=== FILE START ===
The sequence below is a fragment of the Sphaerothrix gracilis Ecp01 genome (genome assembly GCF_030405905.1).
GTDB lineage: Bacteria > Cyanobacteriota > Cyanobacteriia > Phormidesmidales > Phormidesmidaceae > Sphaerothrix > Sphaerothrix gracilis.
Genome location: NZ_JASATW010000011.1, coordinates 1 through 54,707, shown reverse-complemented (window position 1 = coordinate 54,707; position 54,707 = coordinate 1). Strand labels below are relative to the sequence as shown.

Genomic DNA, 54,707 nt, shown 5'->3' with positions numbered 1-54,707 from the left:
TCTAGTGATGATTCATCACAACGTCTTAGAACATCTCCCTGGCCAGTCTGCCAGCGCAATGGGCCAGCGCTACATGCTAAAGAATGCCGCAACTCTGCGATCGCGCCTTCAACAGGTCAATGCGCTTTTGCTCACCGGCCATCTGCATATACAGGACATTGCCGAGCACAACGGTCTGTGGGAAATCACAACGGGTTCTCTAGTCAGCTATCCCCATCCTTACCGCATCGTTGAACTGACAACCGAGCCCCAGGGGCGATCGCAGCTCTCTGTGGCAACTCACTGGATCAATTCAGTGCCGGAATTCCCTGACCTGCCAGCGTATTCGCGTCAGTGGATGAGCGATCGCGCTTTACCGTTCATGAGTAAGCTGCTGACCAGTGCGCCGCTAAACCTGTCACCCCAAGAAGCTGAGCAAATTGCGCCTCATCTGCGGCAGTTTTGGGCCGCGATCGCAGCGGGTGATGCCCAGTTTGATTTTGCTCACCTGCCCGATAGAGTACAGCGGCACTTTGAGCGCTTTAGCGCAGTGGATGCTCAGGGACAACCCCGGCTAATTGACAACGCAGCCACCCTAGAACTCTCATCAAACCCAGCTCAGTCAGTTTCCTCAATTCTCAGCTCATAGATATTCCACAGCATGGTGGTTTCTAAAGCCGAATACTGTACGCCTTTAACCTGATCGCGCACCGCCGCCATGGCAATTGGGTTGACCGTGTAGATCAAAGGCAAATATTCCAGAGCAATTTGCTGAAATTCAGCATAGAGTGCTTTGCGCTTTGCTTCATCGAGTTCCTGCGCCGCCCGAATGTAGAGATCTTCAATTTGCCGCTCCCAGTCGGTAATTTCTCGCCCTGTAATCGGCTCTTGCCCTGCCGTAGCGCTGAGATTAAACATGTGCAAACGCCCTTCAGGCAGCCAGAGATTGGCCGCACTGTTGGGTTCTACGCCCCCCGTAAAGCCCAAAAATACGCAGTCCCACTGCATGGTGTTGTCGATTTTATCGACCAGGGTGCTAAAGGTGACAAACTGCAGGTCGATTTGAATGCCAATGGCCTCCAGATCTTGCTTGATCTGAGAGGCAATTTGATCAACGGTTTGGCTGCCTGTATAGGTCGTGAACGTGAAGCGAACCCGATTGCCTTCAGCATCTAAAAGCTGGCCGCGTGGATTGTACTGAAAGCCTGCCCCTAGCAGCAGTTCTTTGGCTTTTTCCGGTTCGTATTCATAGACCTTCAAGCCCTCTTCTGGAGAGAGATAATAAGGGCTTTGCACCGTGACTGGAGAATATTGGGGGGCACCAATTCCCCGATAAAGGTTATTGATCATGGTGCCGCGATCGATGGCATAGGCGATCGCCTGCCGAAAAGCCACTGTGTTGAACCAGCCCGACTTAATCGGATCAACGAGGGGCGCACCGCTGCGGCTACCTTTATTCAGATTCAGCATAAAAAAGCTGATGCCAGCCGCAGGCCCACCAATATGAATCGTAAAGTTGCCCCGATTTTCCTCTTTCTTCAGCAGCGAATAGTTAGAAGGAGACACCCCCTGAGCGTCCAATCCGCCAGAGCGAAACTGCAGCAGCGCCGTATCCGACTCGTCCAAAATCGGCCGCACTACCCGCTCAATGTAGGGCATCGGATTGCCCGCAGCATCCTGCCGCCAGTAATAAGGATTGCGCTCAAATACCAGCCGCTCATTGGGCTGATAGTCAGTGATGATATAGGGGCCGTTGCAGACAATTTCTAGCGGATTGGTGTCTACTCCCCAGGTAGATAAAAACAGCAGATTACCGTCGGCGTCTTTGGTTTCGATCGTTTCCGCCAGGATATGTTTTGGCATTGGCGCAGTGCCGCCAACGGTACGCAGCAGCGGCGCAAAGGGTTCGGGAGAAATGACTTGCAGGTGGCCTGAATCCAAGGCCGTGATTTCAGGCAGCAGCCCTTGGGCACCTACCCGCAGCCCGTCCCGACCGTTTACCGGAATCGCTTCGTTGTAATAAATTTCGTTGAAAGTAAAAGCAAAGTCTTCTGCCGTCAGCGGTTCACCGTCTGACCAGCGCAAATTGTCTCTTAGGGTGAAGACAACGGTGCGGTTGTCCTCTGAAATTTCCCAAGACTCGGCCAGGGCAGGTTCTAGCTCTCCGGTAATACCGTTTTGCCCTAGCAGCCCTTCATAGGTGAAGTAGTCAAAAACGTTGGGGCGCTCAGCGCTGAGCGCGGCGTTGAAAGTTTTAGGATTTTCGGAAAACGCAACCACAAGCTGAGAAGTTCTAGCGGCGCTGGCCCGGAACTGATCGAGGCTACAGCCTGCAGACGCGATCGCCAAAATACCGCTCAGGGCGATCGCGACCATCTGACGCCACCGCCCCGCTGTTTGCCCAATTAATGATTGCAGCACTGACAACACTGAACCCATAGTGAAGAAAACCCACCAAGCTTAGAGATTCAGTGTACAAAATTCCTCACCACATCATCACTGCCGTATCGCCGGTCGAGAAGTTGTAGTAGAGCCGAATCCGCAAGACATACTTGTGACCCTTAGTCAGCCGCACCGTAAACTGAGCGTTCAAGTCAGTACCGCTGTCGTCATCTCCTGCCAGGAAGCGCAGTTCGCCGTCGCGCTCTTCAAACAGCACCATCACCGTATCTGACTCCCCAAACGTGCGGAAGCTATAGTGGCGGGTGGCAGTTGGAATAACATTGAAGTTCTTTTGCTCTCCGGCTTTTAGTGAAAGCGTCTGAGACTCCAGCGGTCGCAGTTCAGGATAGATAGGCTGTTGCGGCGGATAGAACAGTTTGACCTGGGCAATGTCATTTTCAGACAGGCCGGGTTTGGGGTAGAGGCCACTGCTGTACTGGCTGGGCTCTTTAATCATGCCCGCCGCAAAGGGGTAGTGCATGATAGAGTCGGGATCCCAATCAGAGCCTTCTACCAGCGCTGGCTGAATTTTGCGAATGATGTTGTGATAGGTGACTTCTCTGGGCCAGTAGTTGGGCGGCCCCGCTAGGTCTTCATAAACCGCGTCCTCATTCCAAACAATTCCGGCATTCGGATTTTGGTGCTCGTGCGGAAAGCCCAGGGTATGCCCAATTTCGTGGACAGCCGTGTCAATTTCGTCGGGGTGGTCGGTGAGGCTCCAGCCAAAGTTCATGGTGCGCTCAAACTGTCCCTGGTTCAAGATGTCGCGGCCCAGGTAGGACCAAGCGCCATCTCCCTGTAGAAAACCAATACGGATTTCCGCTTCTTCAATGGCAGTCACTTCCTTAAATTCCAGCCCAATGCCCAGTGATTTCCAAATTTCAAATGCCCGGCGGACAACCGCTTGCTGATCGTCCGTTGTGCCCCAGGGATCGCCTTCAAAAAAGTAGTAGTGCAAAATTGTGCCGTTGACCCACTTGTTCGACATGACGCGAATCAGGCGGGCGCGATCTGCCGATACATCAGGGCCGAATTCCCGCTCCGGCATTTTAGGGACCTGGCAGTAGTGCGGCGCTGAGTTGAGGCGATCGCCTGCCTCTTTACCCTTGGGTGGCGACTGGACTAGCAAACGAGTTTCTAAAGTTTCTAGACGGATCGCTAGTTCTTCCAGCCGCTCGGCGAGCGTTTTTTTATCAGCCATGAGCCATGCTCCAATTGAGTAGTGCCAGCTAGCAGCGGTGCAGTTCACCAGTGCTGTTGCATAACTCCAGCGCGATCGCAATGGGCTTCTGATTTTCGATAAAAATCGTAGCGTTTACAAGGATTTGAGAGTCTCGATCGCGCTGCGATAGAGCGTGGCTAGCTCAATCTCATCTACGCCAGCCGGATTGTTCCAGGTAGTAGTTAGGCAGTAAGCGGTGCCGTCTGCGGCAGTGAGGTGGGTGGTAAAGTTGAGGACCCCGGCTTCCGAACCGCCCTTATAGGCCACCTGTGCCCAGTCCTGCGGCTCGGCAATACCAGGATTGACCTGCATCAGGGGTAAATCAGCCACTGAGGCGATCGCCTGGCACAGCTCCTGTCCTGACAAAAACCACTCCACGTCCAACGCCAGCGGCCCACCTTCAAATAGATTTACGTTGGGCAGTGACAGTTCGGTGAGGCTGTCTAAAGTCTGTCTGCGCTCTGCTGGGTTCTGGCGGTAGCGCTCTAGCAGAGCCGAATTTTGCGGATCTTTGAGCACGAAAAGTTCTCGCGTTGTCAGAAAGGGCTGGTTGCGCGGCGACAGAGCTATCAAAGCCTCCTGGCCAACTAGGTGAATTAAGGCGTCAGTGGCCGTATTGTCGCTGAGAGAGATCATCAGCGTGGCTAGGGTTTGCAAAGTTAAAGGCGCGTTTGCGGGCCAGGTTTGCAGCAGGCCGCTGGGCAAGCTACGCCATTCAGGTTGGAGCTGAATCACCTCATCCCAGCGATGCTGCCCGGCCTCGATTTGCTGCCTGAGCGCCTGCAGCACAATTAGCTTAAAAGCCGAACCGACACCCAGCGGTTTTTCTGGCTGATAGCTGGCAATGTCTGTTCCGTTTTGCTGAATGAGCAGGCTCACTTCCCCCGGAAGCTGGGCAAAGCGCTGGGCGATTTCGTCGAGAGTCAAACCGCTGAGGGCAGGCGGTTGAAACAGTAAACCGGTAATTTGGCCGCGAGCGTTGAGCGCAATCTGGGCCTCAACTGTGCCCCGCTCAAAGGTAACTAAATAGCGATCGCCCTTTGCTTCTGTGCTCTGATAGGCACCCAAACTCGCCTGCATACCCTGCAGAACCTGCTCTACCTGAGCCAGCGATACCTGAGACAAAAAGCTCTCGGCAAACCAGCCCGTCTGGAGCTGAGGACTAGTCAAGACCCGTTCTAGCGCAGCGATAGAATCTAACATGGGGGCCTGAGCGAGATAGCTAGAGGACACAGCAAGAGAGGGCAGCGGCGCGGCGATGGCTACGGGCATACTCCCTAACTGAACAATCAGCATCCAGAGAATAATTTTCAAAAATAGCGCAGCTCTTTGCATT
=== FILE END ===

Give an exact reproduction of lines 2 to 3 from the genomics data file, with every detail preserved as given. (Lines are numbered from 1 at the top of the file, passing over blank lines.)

GTDB lineage: Bacteria > Cyanobacteriota > Cyanobacteriia > Phormidesmidales > Phormidesmidaceae > Sphaerothrix > Sphaerothrix gracilis.
Genome location: NZ_JASATW010000011.1, coordinates 1 through 54,707, shown reverse-complemented (window position 1 = coordinate 54,707; position 54,707 = coordinate 1). Strand labels below are relative to the sequence as shown.